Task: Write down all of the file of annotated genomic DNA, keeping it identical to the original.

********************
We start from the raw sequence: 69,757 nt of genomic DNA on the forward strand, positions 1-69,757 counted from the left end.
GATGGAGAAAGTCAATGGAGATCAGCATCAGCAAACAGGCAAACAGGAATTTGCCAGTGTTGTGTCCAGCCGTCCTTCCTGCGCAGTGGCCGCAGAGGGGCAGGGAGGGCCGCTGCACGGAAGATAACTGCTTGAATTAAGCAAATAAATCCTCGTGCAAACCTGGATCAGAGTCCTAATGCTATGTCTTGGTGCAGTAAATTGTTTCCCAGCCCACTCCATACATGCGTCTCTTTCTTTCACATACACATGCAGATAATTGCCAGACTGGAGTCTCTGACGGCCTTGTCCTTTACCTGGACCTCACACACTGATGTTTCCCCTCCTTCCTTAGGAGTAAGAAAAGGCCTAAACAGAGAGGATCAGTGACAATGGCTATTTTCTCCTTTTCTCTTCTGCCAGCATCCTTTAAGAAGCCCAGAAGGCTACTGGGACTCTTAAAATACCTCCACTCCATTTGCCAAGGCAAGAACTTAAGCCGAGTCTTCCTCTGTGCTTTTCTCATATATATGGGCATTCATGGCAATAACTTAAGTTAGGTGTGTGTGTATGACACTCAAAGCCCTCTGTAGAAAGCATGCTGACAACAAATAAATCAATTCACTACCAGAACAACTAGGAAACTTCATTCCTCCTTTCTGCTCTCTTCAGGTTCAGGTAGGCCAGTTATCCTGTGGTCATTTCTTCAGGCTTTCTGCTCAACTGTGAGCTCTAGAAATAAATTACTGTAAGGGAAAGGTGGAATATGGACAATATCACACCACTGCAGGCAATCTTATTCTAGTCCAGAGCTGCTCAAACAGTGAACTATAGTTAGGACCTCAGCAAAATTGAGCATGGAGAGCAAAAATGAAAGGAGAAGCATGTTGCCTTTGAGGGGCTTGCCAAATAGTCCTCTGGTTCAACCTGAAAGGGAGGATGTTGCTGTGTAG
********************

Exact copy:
We start from the raw sequence: 69,757 nt of genomic DNA on the forward strand, positions 1-69,757 counted from the left end.
GATGGAGAAAGTCAATGGAGATCAGCATCAGCAAACAGGCAAACAGGAATTTGCCAGTGTTGTGTCCAGCCGTCCTTCCTGCGCAGTGGCCGCAGAGGGGCAGGGAGGGCCGCTGCACGGAAGATAACTGCTTGAATTAAGCAAATAAATCCTCGTGCAAACCTGGATCAGAGTCCTAATGCTATGTCTTGGTGCAGTAAATTGTTTCCCAGCCCACTCCATACATGCGTCTCTTTCTTTCACATACACATGCAGATAATTGCCAGACTGGAGTCTCTGACGGCCTTGTCCTTTACCTGGACCTCACACACTGATGTTTCCCCTCCTTCCTTAGGAGTAAGAAAAGGCCTAAACAGAGAGGATCAGTGACAATGGCTATTTTCTCCTTTTCTCTTCTGCCAGCATCCTTTAAGAAGCCCAGAAGGCTACTGGGACTCTTAAAATACCTCCACTCCATTTGCCAAGGCAAGAACTTAAGCCGAGTCTTCCTCTGTGCTTTTCTCATATATATGGGCATTCATGGCAATAACTTAAGTTAGGTGTGTGTGTATGACACTCAAAGCCCTCTGTAGAAAGCATGCTGACAACAAATAAATCAATTCACTACCAGAACAACTAGGAAACTTCATTCCTCCTTTCTGCTCTCTTCAGGTTCAGGTAGGCCAGTTATCCTGTGGTCATTTCTTCAGGCTTTCTGCTCAACTGTGAGCTCTAGAAATAAATTACTGTAAGGGAAAGGTGGAATATGGACAATATCACACCACTGCAGGCAATCTTATTCTAGTCCAGAGCTGCTCAAACAGTGAACTATAGTTAGGACCTCAGCAAAATTGAGCATGGAGAGCAAAAATGAAAGGAGAAGCATGTTGCCTTTGAGGGGCTTGCCAAATAGTCCTCTGGTTCAACCTGAAAGGGAGGATGTTGCTGTGTAG